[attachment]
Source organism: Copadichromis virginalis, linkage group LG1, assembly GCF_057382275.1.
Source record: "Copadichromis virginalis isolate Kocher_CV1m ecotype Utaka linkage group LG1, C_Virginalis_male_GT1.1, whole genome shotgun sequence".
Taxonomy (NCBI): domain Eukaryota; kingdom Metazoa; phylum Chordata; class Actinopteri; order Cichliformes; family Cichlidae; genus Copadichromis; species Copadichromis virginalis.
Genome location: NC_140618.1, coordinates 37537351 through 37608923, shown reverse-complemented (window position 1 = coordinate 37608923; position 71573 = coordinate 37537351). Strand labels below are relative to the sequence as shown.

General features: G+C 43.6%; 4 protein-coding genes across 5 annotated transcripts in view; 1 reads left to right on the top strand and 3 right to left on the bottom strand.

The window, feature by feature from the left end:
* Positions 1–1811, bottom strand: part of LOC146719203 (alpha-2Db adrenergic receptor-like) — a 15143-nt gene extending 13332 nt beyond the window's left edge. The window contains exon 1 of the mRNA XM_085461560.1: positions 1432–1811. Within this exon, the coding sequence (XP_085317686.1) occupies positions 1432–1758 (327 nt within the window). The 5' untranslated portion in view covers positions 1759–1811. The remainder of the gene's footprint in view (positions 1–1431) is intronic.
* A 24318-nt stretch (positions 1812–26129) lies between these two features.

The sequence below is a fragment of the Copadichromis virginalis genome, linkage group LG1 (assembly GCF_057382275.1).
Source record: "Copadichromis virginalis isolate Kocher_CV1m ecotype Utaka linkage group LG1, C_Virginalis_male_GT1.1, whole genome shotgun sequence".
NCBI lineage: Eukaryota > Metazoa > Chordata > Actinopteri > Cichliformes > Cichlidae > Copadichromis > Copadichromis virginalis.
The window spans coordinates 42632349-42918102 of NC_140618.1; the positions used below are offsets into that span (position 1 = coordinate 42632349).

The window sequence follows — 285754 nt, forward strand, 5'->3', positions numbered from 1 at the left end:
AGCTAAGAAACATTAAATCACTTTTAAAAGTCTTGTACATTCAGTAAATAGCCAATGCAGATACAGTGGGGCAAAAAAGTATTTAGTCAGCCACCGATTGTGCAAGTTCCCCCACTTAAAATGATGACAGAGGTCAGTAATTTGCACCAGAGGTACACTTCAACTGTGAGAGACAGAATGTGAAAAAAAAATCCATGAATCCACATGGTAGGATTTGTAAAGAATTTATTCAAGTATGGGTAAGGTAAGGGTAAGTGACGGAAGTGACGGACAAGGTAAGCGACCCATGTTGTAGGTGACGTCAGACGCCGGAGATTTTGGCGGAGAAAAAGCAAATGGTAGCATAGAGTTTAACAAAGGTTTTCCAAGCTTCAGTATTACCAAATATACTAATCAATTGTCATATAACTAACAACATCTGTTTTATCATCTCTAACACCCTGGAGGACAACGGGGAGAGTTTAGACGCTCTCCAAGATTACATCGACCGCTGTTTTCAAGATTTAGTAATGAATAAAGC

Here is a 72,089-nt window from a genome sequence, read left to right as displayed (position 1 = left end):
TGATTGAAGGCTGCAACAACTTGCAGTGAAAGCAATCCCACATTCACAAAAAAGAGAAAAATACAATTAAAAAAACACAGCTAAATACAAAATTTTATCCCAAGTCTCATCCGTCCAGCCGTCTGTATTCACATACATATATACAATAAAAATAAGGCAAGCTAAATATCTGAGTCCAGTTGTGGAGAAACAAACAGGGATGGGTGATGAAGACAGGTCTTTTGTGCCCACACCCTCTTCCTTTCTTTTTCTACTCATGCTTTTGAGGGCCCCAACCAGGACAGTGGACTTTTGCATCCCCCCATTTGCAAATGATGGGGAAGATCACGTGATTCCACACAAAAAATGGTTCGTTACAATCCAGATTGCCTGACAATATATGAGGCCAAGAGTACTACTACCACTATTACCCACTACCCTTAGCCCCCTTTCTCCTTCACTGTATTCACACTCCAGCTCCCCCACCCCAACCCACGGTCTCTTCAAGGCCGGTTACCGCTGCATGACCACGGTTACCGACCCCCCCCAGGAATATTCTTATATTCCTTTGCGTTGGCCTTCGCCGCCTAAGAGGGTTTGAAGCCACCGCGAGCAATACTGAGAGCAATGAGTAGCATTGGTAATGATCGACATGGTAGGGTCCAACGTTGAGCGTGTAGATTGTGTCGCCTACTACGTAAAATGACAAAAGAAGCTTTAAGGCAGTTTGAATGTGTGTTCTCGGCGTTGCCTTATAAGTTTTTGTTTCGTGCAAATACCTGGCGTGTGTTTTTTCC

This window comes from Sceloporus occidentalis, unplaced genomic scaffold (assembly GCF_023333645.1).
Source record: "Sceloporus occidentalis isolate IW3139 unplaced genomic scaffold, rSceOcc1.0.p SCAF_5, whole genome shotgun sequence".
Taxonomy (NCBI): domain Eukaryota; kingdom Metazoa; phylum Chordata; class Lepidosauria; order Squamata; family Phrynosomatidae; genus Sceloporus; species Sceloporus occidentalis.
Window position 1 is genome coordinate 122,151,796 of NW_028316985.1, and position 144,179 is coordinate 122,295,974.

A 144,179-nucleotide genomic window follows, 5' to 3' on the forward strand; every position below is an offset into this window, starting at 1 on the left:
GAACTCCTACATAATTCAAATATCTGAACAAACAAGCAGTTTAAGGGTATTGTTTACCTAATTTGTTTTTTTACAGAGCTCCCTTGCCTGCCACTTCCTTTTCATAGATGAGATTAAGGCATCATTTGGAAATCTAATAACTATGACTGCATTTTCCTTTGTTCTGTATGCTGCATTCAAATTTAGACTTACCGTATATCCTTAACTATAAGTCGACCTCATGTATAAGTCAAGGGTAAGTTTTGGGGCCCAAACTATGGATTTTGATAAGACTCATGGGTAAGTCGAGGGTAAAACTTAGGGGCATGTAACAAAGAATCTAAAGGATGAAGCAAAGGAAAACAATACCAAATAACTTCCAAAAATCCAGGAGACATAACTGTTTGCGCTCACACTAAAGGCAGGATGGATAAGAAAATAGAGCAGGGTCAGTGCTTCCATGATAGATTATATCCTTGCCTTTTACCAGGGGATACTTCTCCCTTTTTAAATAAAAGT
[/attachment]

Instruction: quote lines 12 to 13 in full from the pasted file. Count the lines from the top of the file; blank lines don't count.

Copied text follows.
The window spans coordinates 42632349-42918102 of NC_140618.1; the positions used below are offsets into that span (position 1 = coordinate 42632349).

The window sequence follows — 285754 nt, forward strand, 5'->3', positions numbered from 1 at the left end: